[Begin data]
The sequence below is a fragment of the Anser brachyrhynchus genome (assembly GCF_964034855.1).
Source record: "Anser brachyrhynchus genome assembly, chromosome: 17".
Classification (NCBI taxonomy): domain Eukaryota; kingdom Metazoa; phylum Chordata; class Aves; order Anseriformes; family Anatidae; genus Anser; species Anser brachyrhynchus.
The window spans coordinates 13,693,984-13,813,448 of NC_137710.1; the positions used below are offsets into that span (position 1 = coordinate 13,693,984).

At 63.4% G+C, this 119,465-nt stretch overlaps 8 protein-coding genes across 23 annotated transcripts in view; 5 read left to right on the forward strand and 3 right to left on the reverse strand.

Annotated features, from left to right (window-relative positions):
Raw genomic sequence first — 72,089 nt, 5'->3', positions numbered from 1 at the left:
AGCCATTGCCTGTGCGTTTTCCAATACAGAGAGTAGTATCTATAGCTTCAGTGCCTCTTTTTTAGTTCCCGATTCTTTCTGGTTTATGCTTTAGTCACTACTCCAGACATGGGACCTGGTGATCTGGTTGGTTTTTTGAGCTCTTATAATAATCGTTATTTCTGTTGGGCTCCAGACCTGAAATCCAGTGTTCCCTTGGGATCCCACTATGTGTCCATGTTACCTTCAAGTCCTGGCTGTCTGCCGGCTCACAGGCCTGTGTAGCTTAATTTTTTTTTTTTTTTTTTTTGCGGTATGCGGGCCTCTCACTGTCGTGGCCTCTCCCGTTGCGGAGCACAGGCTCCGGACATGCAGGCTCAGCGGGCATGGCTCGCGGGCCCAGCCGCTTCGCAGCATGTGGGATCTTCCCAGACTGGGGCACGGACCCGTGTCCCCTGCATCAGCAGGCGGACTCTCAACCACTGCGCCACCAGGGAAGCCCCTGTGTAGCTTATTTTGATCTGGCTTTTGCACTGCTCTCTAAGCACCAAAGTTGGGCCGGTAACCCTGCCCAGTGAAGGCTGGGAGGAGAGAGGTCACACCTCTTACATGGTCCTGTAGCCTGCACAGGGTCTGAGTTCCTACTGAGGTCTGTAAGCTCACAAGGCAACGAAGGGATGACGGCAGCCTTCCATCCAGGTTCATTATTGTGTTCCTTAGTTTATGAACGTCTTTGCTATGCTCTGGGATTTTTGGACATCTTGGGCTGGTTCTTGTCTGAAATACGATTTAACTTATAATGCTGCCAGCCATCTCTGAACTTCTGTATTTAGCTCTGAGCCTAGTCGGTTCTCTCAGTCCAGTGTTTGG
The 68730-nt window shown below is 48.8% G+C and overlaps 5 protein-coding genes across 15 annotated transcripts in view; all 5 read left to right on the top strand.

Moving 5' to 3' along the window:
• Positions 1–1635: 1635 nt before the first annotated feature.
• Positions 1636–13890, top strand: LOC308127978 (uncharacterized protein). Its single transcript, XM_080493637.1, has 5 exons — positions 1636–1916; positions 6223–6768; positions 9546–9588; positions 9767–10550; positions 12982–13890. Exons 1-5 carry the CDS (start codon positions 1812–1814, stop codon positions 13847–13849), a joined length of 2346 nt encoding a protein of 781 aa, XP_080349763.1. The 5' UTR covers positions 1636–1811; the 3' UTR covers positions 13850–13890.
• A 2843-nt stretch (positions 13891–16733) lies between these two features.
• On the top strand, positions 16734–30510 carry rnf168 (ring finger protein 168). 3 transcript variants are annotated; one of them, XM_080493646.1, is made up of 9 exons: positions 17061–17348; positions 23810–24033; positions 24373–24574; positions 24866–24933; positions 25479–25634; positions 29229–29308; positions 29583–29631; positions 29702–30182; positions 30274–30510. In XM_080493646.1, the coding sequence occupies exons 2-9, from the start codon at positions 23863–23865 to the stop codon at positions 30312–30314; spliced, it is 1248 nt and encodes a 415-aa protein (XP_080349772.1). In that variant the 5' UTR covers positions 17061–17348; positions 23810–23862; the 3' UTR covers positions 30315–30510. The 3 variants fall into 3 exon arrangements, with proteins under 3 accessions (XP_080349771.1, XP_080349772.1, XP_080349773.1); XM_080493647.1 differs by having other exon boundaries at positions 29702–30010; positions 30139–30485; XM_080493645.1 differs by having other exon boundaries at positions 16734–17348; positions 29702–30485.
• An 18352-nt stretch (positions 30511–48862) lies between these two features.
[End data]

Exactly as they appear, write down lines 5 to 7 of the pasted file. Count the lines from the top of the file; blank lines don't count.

At 63.4% G+C, this 119,465-nt stretch overlaps 8 protein-coding genes across 23 annotated transcripts in view; 5 read left to right on the forward strand and 3 right to left on the reverse strand.

Annotated features, from left to right (window-relative positions):
Raw genomic sequence first — 72,089 nt, 5'->3', positions numbered from 1 at the left: